The Louisville Bats earned their fifth series win of 2017 with a 5-4 victory over the Toledo Mud Hens June 10 at Louisville Slugger Field.

The Bats will play at home July 4-9 and July 17-23. For more information, go to www.LouisvilleBats.com.


Scenes from the Louisville Bats vs Toledo Mud Hens on Saturday, June 10.  Bats ball boy, Matthew Clemmons, brings the game balls to the home plate umpire.

Scenes from the Louisville Bats vs Toledo Mud Hens on Saturday, June 10.  Buddy Bat, the team's popular mascot, gets the attention of little leaguers.


Get a Glimpse – July 2017

screen-shot-2017-07-05-at-11-29-02-pmWhen I was 19 years old, I lost more than 100 pounds. I went from 270 down to 160. I’m now 24 and my biggest challenge lately has been simply learning how to continue a pursuit of fitness when life gets busier and busier and the schedule is full.

The Louisville Athletic Club (LAC) has been a big part of my life for the past four years as I worked in maintenance at the Westport road facility. I met so many people from all different places in life who helped me learn how to workout, eat right and have a great time doing it. I am still a member and workout at the Westport Road LAC, but I don’t work there anymore. I left to pursue a career as a machinist at the start of the year,

Jacob Higdon needed to loose weight. He started running then someone showed him how to lift weights. After some hard work he dropped 100 lbs. and now working out is just a part of his life.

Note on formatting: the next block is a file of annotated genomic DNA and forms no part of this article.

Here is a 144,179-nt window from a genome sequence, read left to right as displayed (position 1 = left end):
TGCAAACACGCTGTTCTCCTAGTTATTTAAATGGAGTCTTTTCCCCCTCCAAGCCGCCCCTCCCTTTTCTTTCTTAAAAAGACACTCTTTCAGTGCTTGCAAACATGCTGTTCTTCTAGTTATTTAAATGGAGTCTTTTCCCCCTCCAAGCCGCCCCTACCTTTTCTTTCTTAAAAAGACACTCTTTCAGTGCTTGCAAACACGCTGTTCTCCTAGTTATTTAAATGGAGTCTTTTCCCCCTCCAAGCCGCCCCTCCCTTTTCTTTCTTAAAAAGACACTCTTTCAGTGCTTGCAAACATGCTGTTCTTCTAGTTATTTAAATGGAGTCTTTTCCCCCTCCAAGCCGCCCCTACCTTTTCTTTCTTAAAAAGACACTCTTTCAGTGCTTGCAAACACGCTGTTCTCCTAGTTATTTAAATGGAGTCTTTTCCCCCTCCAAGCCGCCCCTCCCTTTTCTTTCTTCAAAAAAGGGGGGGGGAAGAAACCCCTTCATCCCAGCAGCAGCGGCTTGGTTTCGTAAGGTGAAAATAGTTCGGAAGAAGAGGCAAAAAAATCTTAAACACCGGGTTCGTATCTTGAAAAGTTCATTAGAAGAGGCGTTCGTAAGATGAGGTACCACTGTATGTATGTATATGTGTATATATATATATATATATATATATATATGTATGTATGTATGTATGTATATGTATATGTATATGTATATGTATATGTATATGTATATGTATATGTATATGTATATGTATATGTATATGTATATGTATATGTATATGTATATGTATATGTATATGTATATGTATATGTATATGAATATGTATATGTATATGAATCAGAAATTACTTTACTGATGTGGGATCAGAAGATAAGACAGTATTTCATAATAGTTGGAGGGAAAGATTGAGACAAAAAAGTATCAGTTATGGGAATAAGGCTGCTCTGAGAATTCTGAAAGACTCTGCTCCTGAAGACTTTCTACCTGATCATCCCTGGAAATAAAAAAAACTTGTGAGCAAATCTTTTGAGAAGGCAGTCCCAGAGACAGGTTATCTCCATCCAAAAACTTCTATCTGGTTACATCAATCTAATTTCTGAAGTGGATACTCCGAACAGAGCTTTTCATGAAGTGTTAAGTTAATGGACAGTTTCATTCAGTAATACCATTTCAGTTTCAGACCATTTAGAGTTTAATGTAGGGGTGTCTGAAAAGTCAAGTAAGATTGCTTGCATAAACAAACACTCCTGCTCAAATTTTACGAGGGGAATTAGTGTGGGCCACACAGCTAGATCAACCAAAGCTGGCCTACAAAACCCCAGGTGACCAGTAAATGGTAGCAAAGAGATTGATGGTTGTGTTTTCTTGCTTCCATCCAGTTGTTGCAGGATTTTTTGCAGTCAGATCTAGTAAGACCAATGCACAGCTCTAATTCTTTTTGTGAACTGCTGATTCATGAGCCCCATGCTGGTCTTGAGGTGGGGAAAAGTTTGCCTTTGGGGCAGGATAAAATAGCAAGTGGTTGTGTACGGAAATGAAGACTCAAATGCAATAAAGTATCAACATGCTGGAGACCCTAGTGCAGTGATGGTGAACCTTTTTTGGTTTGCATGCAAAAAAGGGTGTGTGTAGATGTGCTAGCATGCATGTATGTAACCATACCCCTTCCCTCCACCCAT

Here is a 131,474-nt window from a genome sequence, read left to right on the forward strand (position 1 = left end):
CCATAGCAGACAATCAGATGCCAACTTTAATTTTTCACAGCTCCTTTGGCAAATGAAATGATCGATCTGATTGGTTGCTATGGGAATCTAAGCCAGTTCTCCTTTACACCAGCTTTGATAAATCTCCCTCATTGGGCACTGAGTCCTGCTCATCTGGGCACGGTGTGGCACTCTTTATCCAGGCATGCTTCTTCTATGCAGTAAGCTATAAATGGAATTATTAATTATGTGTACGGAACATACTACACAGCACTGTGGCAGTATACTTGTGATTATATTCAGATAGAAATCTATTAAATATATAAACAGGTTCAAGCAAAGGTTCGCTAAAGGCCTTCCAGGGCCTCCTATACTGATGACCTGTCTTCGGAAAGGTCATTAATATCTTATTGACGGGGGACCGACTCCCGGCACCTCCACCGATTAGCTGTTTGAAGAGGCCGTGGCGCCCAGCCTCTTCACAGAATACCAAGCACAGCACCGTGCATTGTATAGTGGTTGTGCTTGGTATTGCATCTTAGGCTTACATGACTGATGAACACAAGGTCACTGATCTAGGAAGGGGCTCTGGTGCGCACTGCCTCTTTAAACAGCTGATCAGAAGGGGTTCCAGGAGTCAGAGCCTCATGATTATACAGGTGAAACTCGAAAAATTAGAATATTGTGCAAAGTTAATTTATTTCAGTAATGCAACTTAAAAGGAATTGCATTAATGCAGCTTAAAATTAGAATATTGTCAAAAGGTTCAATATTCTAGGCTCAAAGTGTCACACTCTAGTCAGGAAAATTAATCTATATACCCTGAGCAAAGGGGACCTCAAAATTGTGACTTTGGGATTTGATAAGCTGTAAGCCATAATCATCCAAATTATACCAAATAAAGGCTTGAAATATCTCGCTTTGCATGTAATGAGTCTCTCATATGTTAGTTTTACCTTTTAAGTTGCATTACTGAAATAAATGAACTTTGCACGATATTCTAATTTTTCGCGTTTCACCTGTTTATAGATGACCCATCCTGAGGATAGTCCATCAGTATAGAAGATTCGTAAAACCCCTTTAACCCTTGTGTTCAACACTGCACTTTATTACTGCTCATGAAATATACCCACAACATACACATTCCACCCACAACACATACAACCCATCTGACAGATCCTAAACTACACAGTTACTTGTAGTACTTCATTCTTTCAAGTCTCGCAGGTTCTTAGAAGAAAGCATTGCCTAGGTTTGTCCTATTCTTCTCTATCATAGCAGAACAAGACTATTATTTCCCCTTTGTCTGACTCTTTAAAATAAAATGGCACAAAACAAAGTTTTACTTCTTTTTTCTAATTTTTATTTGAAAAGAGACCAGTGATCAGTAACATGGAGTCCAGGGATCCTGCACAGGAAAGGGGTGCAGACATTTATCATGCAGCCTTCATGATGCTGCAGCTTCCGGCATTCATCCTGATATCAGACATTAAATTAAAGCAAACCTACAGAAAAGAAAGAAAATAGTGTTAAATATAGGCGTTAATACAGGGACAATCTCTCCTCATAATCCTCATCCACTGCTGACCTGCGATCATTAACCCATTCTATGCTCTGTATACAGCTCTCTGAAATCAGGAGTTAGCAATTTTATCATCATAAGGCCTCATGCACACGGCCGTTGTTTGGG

Jacob Higdon needed to lose weight. He started running then someone showed him how to lift weights. After some hard work he dropped 100 lbs. and now working out is just a part of his life. Photo by David Harrison

My biggest supporter is definitely my wife. She prepares a lot of meals for me and is always looking for ways to make great food that’s great for us. And she’s simply the best workout partner ever.

I’ve learned that metabolism is super important. You’ve got to spread those calories out across the day. When it comes to exercise, I don’t have as much time to be in the gym as I used to, so I really try and focus on the important muscle groups when I’m there and make the most of every workout. Incorporating fitness into everyday life is important – like walking to that shop down the street instead of driving or playing basketball one weeknight with the guys. Find fun ways to stay active.


If you’re considering going on a journey to reclaim your health, ask yourself, “Who do I want be?” If you want to be in better shape, then decide that’s what you’re going to do and don’t give up. If someone like me can lose weight, why can’t you?







Oh, How We Have Fallen

screen-shot-2017-07-05-at-11-19-13-pmEditor’s Note: Normally, Kristin Kleinert and her husband Adam pen this column together. This time, Adam is sharing an experience involving Tim Tebow that he had with one of his four children.